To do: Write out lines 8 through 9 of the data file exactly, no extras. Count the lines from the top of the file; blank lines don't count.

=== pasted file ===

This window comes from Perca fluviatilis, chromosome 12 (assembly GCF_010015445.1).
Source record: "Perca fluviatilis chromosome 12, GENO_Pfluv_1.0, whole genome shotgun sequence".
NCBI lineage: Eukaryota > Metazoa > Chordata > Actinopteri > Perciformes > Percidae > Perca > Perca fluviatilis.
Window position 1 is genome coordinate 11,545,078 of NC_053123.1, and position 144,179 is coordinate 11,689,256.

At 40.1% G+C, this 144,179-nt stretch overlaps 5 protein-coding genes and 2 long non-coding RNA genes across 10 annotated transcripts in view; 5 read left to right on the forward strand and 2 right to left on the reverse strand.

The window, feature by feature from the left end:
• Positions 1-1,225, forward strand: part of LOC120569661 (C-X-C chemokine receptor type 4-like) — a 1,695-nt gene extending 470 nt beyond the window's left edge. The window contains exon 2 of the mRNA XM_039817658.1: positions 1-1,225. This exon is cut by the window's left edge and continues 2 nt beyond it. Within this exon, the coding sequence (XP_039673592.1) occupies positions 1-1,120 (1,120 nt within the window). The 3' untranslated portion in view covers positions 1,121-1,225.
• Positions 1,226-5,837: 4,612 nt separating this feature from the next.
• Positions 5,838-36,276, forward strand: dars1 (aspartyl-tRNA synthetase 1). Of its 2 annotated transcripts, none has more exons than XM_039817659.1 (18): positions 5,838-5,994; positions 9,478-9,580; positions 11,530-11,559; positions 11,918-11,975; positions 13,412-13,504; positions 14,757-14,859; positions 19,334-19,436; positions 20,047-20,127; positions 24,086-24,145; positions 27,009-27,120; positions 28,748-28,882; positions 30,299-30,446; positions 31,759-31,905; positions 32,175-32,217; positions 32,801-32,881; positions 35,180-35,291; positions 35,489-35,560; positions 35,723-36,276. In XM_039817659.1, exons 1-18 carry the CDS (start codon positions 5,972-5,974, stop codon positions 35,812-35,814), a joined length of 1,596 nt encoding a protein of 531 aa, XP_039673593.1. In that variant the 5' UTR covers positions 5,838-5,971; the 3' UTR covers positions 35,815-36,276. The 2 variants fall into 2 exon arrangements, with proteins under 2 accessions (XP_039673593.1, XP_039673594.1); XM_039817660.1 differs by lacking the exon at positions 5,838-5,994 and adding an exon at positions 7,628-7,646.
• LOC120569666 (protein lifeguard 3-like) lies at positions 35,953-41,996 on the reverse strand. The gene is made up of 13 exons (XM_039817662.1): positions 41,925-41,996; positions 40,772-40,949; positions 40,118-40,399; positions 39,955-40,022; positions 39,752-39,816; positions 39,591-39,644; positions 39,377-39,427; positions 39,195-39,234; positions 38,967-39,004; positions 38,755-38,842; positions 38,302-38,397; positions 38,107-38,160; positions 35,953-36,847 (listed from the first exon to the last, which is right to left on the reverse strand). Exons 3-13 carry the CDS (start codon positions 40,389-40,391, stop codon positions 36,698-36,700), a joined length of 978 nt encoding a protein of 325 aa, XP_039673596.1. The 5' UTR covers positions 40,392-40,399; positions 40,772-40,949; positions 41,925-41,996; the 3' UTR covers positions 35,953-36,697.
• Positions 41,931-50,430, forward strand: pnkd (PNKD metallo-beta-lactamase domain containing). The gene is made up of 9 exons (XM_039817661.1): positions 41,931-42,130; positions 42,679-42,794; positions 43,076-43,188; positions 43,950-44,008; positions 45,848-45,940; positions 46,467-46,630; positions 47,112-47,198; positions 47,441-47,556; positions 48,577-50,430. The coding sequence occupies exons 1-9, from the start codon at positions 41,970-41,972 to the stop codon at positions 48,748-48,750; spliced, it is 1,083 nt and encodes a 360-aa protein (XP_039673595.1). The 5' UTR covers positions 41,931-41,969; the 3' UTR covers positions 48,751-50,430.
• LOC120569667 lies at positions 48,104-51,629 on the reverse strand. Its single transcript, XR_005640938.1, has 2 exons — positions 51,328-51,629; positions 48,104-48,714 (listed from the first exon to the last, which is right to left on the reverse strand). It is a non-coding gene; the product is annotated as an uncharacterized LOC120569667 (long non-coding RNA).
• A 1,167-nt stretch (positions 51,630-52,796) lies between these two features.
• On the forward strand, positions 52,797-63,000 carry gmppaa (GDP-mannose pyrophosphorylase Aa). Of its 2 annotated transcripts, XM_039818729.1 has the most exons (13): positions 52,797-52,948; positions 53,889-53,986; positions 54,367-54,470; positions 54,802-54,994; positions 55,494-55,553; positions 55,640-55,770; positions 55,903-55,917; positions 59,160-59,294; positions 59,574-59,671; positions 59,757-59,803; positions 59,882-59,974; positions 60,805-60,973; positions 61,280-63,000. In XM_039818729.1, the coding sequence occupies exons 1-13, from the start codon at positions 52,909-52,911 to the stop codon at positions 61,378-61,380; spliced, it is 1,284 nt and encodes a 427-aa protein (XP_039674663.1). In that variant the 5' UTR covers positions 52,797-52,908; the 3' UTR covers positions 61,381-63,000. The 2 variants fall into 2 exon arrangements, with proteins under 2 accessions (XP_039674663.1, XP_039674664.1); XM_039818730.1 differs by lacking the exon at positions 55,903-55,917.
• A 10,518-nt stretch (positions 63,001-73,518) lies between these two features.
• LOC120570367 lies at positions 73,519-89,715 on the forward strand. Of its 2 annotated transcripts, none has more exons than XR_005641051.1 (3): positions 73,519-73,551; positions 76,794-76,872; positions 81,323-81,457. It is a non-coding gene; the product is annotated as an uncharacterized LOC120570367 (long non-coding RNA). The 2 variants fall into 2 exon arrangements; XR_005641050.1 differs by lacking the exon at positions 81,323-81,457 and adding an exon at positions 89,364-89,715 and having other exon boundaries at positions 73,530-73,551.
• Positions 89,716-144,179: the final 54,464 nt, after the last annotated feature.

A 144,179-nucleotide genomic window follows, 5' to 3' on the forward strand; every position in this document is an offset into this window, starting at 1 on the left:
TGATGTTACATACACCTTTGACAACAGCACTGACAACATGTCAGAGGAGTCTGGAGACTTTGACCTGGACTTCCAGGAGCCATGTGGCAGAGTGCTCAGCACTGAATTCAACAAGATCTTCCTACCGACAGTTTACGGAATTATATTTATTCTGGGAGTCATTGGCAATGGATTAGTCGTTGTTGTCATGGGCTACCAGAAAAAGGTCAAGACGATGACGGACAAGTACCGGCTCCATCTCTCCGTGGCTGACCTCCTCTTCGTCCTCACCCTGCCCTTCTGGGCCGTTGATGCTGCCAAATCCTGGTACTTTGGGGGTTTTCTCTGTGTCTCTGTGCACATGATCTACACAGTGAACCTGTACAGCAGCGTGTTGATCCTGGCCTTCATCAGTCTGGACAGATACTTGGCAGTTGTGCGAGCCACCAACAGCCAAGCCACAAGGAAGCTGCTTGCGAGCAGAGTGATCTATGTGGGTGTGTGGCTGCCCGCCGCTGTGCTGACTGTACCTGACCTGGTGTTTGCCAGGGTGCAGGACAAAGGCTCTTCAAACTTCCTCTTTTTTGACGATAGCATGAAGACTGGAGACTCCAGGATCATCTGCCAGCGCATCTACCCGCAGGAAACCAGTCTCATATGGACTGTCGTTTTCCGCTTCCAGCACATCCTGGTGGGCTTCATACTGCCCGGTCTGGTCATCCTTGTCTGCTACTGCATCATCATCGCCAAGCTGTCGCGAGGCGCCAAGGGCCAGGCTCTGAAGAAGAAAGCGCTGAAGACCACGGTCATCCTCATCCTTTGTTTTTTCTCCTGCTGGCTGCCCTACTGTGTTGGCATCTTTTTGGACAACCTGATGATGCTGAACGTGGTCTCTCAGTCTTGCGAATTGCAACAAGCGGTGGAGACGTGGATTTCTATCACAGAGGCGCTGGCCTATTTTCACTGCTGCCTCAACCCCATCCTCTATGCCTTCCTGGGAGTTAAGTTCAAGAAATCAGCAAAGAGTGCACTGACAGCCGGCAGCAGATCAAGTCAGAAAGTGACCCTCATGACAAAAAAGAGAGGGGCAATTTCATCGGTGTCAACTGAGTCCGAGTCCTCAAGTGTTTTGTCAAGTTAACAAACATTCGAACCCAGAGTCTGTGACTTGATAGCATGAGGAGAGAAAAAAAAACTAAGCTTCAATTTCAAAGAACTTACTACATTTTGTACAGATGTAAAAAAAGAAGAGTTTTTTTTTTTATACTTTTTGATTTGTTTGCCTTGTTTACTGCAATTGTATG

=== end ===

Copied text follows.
• Positions 1,226-5,837: 4,612 nt separating this feature from the next.
• Positions 5,838-36,276, forward strand: dars1 (aspartyl-tRNA synthetase 1). Of its 2 annotated transcripts, none has more exons than XM_039817659.1 (18): positions 5,838-5,994; positions 9,478-9,580; positions 11,530-11,559; positions 11,918-11,975; positions 13,412-13,504; positions 14,757-14,859; positions 19,334-19,436; positions 20,047-20,127; positions 24,086-24,145; positions 27,009-27,120; positions 28,748-28,882; positions 30,299-30,446; positions 31,759-31,905; positions 32,175-32,217; positions 32,801-32,881; positions 35,180-35,291; positions 35,489-35,560; positions 35,723-36,276. In XM_039817659.1, exons 1-18 carry the CDS (start codon positions 5,972-5,974, stop codon positions 35,812-35,814), a joined length of 1,596 nt encoding a protein of 531 aa, XP_039673593.1. In that variant the 5' UTR covers positions 5,838-5,971; the 3' UTR covers positions 35,815-36,276. The 2 variants fall into 2 exon arrangements, with proteins under 2 accessions (XP_039673593.1, XP_039673594.1); XM_039817660.1 differs by lacking the exon at positions 5,838-5,994 and adding an exon at positions 7,628-7,646.